Development of a creole lexicon

Date:
2009
Part Of Series:
Creole Language Library Vol 34
Extent:
pp. 173-188
Abstract:
This paper explores the contribution of lexical research, with particular regard to Ndyuka of Suriname, to evaluation of Arends’ gradualist hypothesis of creolization. The number and semantic nature of 195 Ndyuka lexical items from different relevant African groups of languages are compared. The results are evaluated in light of our knowledge, thanks largely to Arends’ work, of when speakers of each group were numerically most dominant among slaves in Suriname. The results show continued growth of the African-derived part of the Ndyuka lexicon over several generations. Although this lexical inventory does not comprise a structural phenomenon to the same degree as creole syntactic and phonological systems, this conclusion provides indirect support for the gradualist hypothesis.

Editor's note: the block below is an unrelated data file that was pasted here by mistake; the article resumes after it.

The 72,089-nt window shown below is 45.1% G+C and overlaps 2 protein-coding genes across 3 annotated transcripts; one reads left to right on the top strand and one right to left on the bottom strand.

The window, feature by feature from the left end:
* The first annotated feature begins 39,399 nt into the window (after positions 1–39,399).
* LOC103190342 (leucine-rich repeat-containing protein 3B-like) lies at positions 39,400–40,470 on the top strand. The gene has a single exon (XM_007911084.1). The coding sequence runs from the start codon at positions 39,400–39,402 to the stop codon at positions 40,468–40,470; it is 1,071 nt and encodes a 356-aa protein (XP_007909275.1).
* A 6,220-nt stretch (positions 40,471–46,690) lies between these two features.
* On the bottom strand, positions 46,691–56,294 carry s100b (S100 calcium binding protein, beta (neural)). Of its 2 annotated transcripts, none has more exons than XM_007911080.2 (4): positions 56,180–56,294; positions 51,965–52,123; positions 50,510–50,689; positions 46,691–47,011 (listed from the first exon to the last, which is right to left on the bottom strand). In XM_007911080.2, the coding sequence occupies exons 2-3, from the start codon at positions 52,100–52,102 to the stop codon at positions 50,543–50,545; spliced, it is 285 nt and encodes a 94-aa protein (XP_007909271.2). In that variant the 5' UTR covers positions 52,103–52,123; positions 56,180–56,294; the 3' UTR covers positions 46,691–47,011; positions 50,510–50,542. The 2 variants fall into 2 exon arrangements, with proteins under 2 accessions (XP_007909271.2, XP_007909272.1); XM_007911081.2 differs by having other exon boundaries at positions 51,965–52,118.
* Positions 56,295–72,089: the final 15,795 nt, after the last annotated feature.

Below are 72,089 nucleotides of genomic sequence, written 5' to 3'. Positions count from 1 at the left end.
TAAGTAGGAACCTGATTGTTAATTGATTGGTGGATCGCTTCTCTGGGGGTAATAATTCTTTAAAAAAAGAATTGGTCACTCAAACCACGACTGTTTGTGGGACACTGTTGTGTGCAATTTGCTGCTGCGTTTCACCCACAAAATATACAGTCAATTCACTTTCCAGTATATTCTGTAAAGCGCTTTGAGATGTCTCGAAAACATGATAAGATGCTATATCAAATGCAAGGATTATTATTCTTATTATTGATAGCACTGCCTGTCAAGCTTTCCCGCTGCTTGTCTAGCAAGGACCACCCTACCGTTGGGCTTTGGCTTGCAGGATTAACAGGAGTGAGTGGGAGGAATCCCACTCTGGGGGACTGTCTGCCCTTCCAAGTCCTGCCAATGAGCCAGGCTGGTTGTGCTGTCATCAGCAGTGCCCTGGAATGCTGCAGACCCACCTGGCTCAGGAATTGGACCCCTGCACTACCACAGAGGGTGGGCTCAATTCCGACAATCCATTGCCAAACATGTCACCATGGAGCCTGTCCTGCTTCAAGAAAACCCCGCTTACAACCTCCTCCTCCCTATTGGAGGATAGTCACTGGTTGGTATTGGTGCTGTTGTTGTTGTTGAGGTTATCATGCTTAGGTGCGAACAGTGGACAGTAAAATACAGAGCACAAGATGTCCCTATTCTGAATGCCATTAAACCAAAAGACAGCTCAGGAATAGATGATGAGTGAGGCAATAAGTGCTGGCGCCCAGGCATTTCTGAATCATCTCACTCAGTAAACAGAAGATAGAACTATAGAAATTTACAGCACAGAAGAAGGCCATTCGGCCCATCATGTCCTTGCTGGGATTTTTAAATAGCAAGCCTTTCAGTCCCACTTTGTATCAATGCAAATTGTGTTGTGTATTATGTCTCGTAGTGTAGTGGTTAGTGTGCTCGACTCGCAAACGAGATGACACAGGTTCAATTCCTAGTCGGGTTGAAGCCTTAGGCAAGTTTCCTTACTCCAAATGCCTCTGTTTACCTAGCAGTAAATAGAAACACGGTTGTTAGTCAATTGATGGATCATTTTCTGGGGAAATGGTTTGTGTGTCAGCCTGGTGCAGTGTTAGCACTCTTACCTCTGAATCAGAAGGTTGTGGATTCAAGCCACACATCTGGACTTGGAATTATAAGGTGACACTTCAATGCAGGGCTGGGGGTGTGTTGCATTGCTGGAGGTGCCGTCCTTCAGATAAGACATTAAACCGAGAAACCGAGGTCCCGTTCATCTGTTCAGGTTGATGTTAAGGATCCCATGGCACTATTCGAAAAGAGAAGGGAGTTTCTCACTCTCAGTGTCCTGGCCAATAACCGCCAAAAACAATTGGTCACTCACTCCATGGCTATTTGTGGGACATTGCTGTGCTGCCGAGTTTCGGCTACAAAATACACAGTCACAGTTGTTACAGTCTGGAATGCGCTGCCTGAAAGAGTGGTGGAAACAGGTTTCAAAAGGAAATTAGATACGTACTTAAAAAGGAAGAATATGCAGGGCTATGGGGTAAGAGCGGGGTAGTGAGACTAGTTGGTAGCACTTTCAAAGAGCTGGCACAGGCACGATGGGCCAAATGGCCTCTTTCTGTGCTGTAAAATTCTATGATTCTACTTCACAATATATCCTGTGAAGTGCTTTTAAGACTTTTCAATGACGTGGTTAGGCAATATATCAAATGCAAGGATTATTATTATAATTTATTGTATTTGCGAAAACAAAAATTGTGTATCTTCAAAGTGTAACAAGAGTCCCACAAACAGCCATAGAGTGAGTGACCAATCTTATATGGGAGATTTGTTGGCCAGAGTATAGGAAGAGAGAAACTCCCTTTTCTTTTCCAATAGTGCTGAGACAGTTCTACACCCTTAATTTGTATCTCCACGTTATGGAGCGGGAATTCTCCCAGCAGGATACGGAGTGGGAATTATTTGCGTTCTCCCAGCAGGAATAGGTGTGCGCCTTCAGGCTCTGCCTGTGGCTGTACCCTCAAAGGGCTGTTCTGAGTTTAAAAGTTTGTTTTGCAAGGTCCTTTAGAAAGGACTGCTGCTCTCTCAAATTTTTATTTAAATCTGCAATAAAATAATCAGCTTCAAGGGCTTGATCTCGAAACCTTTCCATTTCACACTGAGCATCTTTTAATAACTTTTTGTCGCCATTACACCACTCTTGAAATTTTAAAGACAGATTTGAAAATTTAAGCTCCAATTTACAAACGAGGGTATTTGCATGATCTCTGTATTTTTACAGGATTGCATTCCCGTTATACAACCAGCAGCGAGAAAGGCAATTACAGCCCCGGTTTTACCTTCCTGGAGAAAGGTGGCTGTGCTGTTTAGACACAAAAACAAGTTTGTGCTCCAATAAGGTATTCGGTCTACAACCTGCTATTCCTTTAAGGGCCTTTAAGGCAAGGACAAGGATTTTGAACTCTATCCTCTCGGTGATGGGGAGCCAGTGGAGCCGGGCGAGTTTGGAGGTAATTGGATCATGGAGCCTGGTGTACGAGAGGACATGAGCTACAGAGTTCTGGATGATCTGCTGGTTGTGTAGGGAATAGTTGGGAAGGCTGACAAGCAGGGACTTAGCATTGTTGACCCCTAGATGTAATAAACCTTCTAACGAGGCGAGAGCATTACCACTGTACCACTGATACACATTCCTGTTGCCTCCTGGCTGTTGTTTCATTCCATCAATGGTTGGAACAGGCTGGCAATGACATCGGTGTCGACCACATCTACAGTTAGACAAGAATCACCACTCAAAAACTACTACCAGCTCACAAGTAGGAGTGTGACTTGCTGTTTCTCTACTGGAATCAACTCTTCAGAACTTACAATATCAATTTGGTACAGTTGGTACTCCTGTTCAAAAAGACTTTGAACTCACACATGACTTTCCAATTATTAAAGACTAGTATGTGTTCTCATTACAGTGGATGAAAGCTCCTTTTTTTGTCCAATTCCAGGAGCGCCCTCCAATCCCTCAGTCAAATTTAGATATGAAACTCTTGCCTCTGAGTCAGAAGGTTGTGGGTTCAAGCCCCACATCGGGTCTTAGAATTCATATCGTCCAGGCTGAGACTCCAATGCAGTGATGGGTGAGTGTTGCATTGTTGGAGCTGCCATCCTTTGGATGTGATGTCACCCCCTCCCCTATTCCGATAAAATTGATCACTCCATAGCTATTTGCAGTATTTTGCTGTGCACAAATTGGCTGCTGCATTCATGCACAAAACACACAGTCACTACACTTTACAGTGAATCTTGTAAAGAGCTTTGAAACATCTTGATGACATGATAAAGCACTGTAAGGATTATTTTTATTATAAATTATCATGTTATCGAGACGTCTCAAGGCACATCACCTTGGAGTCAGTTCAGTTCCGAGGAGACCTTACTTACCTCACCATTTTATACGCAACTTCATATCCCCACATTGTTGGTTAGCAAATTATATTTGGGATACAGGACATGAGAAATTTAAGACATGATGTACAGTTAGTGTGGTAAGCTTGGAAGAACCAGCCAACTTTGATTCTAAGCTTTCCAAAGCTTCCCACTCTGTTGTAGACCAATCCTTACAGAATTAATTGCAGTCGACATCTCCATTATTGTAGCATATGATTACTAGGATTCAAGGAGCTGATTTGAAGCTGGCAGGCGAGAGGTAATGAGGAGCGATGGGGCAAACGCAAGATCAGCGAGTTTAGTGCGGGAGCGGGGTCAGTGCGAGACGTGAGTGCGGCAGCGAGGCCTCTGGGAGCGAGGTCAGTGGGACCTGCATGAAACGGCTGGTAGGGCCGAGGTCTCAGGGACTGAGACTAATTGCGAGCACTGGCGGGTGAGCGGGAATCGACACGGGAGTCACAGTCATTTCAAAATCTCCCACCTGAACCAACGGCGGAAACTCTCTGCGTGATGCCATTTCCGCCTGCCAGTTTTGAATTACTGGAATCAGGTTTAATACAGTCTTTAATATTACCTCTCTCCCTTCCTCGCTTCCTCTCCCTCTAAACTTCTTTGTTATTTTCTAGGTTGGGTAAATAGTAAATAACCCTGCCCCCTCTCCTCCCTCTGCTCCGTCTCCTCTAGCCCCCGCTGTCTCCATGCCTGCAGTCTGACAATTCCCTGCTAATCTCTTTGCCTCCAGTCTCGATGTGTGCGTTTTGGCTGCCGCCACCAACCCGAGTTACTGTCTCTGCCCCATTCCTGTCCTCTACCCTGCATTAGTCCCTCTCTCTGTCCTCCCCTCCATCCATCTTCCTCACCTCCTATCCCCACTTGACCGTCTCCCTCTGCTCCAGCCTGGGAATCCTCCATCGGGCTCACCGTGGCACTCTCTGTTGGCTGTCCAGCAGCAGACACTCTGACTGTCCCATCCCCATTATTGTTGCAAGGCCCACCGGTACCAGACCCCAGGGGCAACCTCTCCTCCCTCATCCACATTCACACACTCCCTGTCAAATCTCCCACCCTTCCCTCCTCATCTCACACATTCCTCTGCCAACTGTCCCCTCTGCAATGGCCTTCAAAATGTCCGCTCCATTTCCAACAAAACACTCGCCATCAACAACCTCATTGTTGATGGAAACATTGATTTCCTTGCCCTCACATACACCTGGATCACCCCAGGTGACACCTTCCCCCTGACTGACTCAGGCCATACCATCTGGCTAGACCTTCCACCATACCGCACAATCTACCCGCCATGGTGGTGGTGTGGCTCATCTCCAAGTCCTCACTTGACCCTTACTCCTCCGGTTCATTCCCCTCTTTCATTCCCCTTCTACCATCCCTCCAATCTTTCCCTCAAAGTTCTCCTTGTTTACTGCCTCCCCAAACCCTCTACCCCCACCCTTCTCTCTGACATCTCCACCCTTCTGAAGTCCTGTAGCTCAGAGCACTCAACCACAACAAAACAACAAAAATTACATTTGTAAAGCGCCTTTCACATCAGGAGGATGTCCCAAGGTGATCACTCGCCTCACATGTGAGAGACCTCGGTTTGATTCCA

Description:
This article has been published in a book that is under copyright, the publisher should be contacted for permission to re-use the material in any form. The publication can be found online at http://benjamins.com/#catalog/books/cll.34.14hut/details
Publication Status:
Published
Country:
Suriname
Subject Languages:
Content Language:
Field:
Work Type:
Subject:
Suriname
lexicon
Kwa
Gur
diachrony
creoles
Bantu
Nature of Work:
Relation Text:
Rachel Selbach, Hugo C. Cardoso, Margot van den Berg, eds., Gradual creolization: Studies celebrating Jacques Arends; Amsterdam: John Benjamins Publishing Company
Entry Number:
52095
Files:
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